Jahn Henry Lövaas

Member of the Board of Trustees since 2007, and outgoing Chair

Jahn Henry Lövaas arrived in Sweden in 2006, fresh from three years in China. He brought his family with him, among whom was a 14-year-old son who had a very definite preference to continue an international education at an international school. And that was to be SIS’s good fortune.

‘My son really enjoyed the international atmosphere at Shanghai International School. He was delighted to meet people from different cultures and be part of the special atmosphere of friendship and appreciation that you find there’ recalls Jahn Henry. ‘And yet, though it was an international school it was nowhere near the sixty-plus nationalities we have represented at SIS. That’s why I always say we are truly international.’

Jahn Henry applied, and duly enrolled his son in what he considered to be the best international school in Stockholm. Jahn Henry’s relationship with SIS would rapidly deepen, when in 2007 he joined the Board.

‘I heard that they were looking for new trustees’ he begins, ‘And I thought that might be an interesting role to take on, so I duly applied. I expected to be interviewed and inspected for suitability, so in truth I was a little surprised to get a call a little while later telling me I had been accepted as a trustee.’ He smiles at the recollection. ‘I discovered soon after that I had been the only applicant!’


From his new vantage point, Jahn Henry now had a different view of the school. He describes his first year on the Board as ‘turbulent’, and a time when he could observe the school’s operations and begin to identify the strengths and weaknesses, and formulate plans for improvement. ‘We had seventeen people on the Board at that time, and numbers like that just make it unworkable. Minutes of meetings were running to a lot of pages and some of us felt that changes needed to be made.’

In Lage Jonasson – a fellow Board member, and Jahn Henry’s immediate predecessor as Chair – he found a kindred spirit. They promoted the idea that SIS should become a not-for-profit foundation, wary of what he describes as ‘an unhealthy environment’ when education becomes a route to making business profits. That was not to say that they should not set out to instil more discipline and businesslike organisation, indeed that would be the bedrock of the changes that would be made during Jahn Henry’s time on the Board. Nowhere was that more conspicuous than in the search for new premises.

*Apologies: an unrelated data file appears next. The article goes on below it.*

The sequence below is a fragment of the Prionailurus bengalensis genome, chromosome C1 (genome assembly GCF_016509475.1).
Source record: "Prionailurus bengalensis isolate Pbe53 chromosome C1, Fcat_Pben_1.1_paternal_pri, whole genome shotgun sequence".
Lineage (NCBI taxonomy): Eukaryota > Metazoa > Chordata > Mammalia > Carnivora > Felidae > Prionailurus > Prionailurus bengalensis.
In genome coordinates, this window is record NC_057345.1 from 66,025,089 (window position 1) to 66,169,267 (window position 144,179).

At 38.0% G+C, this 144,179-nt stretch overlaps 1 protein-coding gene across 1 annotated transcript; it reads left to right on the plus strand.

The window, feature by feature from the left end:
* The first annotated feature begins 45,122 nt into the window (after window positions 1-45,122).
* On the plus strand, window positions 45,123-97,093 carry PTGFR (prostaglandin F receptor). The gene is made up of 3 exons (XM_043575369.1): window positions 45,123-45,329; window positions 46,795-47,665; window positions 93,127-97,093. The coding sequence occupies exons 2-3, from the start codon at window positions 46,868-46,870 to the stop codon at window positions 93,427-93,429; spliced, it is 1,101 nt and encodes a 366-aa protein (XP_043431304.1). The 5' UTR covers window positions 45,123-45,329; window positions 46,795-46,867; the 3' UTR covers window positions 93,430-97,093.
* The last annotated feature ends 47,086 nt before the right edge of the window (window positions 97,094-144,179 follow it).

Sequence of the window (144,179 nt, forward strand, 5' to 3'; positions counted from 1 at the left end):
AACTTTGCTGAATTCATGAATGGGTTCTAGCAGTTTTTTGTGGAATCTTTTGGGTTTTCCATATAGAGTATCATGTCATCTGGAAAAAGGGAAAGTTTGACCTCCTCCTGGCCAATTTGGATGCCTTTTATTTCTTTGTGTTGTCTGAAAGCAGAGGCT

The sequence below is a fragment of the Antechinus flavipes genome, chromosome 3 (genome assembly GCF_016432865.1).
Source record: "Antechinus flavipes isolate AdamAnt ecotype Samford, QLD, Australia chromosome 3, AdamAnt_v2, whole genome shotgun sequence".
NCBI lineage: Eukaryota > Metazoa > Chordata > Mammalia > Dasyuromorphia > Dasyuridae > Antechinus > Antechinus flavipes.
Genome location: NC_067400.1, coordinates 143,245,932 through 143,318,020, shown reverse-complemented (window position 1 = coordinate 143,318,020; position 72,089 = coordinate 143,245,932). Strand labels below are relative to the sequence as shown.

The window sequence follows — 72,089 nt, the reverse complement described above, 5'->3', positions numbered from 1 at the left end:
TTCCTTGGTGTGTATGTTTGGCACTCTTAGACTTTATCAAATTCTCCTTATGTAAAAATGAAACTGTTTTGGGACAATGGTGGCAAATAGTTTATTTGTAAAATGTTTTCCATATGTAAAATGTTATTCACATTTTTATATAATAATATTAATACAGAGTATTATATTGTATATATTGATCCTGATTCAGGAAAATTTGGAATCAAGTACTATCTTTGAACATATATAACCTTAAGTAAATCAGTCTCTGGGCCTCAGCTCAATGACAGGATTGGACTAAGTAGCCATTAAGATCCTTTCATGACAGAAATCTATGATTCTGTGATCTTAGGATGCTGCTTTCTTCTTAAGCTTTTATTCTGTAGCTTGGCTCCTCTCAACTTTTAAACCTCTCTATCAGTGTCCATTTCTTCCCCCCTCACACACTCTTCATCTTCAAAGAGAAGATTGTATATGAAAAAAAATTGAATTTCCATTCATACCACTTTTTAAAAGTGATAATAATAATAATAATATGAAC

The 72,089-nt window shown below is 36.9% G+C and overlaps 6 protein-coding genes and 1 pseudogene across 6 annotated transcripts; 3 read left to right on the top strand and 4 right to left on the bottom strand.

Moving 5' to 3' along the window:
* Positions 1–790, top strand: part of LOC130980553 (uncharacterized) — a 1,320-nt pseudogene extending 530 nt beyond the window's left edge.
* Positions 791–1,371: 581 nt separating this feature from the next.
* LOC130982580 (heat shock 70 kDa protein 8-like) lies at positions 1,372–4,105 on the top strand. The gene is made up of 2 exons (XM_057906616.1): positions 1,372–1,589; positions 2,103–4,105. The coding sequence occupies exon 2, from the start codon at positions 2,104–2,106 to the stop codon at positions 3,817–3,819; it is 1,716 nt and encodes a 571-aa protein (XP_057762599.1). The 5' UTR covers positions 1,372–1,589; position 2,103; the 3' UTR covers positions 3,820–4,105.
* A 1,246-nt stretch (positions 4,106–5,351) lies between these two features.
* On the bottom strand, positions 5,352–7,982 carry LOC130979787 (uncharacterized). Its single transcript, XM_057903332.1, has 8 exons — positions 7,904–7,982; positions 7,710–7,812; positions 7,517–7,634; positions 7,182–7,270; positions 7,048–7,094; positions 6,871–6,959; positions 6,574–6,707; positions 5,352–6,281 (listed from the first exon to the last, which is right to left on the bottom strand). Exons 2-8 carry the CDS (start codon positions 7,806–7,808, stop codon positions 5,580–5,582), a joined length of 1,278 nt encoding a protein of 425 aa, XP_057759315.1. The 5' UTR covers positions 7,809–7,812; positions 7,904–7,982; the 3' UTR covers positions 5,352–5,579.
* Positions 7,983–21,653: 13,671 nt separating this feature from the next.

‘For a long time we knew we would need to find new or additional premises to allow the School to develop and to respond to the demand in ourregion. In all honesty, I have to say that although we learned along the way, to begin with, we were quite disorganised and perhaps a little naive. It seemed at one point that everyone in the School was involved in the search. Moreover, we were quite open about what we were doing, not realising how important privacy and confidentiality are during negotiations like these. When our proposed move to Tomteboda fell through – quite late in the process – this gave us all cause to pause and reflect.’

The lesson learned, the Board resolved to engage the specialists who could help develop the specification requirement, knew the Stockholm commercial property landscape, and could quickly grasp the special requirements of a school. 

Jahn Henry (second from left) sits alongside Lage Jonasson to sign the lease on Norra Latin in April 2022.

‘I’m proud of that change’ says Jahn Henry, ‘Creating the not-for-profit foundation and professionalising our search were important achievements during my time on the Board. Crucial among the others was the recruitment of the school leadership who would manage the day-to-day operations.’

‘Recruiting, supporting, and coaching the Director is among the prime responsibilities of the Board’ states Jahn Henry. ‘It is not our job to run the school, to determine the curriculum, to decide on the catering provider, or what books should be in the library, but it is our job to recruit a Director who can manage all those disparate elements of making a school work, whose values and vision align with the Board’s long-term strategy, and who can lead and energise our community. There is a culture among international schools of Directors or Principals moving on after three years or so, meaning that such long-term commitment can’t be taken for granted. It’s not easy finding the right person, but in Marisa, we found a great champion for the School.’


So when he spoke at the inauguration of Norra Latin last August, when the doors opened to admit the first SIS students and parents and allow them to discover their new campus, how did he feel?

‘I felt a sense of elation’ he answers, before conceding ‘and of relief. It was the end of a very long project in one sense – but the beginning of another. Norra Latin is secured for SIS over the next two decades and beyond, and that’s why I felt that this is an opportune moment to step down.’

He concludes with something of a manifesto for the next few years at SIS. ‘ The current Board, invigorated with new members, and the current leadership have an immense opportunity – and responsibility – to seize upon the potential our new campus offers the entire School. To make SIS an agent for change in the world by instilling the values we hold dear in the students in our charge. To make SIS a school where the best teachers and administrators and support staff will feel proud to work. And to make SIS the top choice of families relocating to the Stockholm region from across the globe in the reassurance that academic excellence, a global outlook, and positive social values are embedded in all that we do.’

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